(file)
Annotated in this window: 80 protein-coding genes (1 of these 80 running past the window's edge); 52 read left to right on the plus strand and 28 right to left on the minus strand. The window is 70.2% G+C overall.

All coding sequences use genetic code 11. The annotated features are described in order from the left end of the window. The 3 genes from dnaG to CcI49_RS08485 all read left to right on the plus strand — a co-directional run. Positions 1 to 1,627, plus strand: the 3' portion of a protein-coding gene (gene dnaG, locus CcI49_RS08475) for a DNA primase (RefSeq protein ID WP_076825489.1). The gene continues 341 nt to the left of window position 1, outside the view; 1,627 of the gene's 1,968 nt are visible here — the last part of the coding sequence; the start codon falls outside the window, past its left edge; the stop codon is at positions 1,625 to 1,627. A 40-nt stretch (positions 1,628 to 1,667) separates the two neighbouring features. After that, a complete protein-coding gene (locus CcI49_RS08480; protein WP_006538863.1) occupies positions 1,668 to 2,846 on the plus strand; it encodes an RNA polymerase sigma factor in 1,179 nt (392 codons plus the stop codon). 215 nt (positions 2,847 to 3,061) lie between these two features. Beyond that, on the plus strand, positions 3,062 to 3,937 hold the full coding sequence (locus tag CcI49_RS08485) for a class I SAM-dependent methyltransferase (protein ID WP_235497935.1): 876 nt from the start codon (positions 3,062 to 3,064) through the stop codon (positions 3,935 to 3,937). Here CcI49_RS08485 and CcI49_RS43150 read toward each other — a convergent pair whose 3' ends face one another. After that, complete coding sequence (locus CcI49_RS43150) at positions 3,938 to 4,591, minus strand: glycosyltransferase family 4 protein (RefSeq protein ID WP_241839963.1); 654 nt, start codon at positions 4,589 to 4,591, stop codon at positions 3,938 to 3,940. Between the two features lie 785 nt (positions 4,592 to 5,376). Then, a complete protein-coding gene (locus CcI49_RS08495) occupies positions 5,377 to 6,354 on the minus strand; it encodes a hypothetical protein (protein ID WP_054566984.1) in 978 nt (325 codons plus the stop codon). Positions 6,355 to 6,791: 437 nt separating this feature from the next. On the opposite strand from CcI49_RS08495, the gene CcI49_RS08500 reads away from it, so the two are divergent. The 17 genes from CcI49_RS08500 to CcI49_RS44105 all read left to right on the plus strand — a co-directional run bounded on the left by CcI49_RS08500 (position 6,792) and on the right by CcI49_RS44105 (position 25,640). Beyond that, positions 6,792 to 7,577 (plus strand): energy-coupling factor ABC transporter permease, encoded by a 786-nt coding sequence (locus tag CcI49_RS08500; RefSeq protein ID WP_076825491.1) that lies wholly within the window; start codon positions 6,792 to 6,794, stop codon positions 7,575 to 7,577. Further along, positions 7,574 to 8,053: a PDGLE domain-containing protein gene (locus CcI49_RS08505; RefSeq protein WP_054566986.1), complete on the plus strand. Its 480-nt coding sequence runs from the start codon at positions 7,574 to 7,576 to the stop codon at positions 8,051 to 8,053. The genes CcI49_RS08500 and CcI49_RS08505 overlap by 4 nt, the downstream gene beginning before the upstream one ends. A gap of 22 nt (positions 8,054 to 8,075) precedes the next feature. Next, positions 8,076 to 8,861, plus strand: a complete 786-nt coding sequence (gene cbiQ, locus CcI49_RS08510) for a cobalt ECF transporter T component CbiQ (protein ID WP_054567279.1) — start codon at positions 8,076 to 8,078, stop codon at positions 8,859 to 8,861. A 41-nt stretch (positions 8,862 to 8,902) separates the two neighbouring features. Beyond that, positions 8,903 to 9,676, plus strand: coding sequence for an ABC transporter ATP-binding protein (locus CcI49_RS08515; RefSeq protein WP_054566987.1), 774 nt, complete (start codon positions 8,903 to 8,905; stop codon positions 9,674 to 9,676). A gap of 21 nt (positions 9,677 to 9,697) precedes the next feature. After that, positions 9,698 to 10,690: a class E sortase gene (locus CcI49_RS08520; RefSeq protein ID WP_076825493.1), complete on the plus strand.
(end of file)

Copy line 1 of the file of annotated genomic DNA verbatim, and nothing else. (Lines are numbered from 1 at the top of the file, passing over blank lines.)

Annotated in this window: 80 protein-coding genes (1 of these 80 running past the window's edge); 52 read left to right on the plus strand and 28 right to left on the minus strand. The window is 70.2% G+C overall.